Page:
NEA dispatches almost $500,000 to Austin arts

The National Endowment for the Arts today announced almost $83 million in grants nationwide.

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The NEA has awarded $20,000 to Collide Arts to remount “Traffic Jam.” Contributed

Of that, $2.5 million went to Texas. Almost $1 million of that was given to the Texas Commission on the Arts to pass along to artists and arts groups statewide. In fact, of the $83 million that the NEA handed out today, almost $51 million went to its state partners like the Commission.

RELATED: Legislature cuts Texas arts funding 28 percent

Austin’s share of the NEA grants is distorted by the fact that the Texas Commission is located in the city but benefits artists statewide. Some of that will be spent here, but we don’t know yet how much.

Interestingly, the $100,000 that Austin’s Creative Action garnered was for a partnershiip with Six Square, a group that seeks to preserve and promote the historical and cultural legacy of African-American in East Austin. Six Square is a designated Texas Cultural Arts District, but the state legislature declined to fund $5 million for the more than 30 such districts statewide.

Unless I’m missing something, these are the Austin beneficiaries:

Forklift Danceworks: $40,000 (in two grants)

Austin Chamber Music Center: $20,000

Austin Classical Guitar: $55,000

Austin School District: $100,000

Big Medium: $20,000

KLRU: $10,000

Austin Cultural Arts Division: $50,000

Collide: $20,000

Conspirare: $30,000

Creative Action: $100,000

Texas Folklife: $35,000

Total: $480,000

 

Austin Playhouse’s ‘Guys and Dolls’ is a living cartoon, and that’s a good thing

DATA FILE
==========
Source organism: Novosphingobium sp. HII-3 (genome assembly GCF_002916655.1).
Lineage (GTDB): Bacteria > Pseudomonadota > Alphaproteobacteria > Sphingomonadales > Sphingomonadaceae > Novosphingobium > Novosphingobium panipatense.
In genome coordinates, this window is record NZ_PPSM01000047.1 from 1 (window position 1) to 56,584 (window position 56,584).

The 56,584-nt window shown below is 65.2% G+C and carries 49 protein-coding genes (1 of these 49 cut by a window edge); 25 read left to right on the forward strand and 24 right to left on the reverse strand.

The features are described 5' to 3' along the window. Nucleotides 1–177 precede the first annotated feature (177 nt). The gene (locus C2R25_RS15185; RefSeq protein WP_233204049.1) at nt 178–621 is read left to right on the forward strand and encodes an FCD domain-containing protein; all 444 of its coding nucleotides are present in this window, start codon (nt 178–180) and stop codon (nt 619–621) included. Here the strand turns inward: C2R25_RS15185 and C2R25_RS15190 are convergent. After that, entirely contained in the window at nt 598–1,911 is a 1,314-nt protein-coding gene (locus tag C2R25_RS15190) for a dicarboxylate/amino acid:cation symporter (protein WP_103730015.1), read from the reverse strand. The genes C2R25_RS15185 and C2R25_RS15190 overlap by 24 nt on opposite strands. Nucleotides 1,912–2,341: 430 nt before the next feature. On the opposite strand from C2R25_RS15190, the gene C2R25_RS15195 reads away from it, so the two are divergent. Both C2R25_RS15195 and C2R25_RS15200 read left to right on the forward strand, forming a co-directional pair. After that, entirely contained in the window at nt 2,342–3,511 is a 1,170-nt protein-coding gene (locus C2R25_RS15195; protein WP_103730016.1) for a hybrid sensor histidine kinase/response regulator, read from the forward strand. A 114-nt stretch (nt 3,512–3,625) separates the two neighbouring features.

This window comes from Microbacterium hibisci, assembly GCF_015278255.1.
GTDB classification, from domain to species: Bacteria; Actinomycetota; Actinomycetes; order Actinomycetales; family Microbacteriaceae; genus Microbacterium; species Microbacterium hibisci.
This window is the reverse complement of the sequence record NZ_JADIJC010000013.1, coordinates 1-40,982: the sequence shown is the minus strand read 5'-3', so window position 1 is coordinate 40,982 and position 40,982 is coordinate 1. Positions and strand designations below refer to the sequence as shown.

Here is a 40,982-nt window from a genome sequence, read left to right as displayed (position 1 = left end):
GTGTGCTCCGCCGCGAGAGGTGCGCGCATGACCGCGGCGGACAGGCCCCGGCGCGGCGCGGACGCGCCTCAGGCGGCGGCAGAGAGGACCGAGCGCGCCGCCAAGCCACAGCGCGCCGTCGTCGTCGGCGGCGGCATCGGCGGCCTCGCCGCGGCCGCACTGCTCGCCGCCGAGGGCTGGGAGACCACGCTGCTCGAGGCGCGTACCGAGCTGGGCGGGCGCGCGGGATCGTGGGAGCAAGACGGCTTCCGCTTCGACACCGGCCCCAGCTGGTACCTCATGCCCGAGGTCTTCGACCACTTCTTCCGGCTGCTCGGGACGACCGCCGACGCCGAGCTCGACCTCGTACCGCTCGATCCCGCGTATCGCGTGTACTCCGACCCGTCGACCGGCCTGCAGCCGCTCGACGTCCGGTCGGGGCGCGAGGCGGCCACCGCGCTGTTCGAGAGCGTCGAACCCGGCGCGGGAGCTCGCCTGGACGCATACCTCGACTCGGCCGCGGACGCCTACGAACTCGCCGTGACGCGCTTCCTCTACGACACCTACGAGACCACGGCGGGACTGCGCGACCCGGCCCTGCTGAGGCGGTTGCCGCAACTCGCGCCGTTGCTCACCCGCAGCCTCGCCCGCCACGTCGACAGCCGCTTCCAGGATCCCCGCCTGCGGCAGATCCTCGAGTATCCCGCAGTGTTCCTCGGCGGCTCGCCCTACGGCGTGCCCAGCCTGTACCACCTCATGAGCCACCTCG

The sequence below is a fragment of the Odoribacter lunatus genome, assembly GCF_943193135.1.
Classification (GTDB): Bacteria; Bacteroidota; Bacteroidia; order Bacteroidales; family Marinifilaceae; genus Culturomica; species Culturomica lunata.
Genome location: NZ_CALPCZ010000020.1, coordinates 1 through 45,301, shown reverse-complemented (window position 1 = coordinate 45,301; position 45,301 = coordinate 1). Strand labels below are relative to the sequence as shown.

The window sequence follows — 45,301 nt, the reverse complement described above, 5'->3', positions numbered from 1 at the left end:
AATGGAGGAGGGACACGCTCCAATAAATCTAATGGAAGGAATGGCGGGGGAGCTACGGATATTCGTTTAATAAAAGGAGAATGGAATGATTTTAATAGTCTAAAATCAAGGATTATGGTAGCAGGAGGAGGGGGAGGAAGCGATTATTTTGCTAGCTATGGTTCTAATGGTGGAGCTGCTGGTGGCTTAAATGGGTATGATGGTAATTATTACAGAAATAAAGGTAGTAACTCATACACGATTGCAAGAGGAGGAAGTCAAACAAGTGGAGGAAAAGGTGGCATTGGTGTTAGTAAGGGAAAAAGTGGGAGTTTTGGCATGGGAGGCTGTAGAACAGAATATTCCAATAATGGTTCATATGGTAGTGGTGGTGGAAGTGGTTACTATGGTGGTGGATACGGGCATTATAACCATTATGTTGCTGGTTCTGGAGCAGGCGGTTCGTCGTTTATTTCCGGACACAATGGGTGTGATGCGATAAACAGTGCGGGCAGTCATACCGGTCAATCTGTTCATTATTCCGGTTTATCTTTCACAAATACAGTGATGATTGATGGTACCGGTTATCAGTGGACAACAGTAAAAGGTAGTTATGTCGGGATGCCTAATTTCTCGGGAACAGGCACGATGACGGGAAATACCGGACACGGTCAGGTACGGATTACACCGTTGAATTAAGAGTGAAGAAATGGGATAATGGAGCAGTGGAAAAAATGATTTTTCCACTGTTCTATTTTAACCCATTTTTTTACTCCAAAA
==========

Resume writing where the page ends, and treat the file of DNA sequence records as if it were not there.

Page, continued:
Contributed by Austin Playhouse

Capping off an eclectic season of classic works, regional premieres and whimsical farces, Austin Playhouse’s new production of “Guys and Dolls” brings the stage musical to life with energy and color.

Based on the short stories of Damon Runyan, “Guys and Dolls” tells the story of two gamblers, Nathan Detroit and Sky Masterson, and the women they fall for, Miss Adelaide and Sarah Brown, among a New York filled with colorful criminals, driven missionaries and chorus girls. With a book by Jo Swerling and Abe Burrows and music and lyrics by Frank Loesser, it’s a light-hearted romantic comedy in the classic Broadway vein.

Austin Playhouse’s production, directed by Don Toner with musical direction by Susan Finnigan, emphasizes the good-natured humanity underneath the wise guy patter by turning “Guys and Dolls” into something of a living cartoon. With colorful, vibrant costumes designed by Diana Huckaby — from loud, ill-fitting suits to burlesque chorus girl outfits — the large cast comes to bouncy life on the busy streets, and sewers, of a nostalgic New York City that never quite actually existed.

Adding to this cartoonish nature, the cast gleefully ham up the broad strokes of their characters, with outrageous physicality and delightful vocalizations. Boni Hester’s Adelaide fits particularly well within this outsized, chaotic world, her mixture of ditziness and rage melding to form a delightful comedic foil to Steve Shearer’s hectic and harried Nathan Detroit. Jarret Million as Sky Masterson and Sarah Fleming Walker’s Sarah Brown, on the other hand, give the show a more grounded, romantic center that prevents the production from teetering over completely into farce.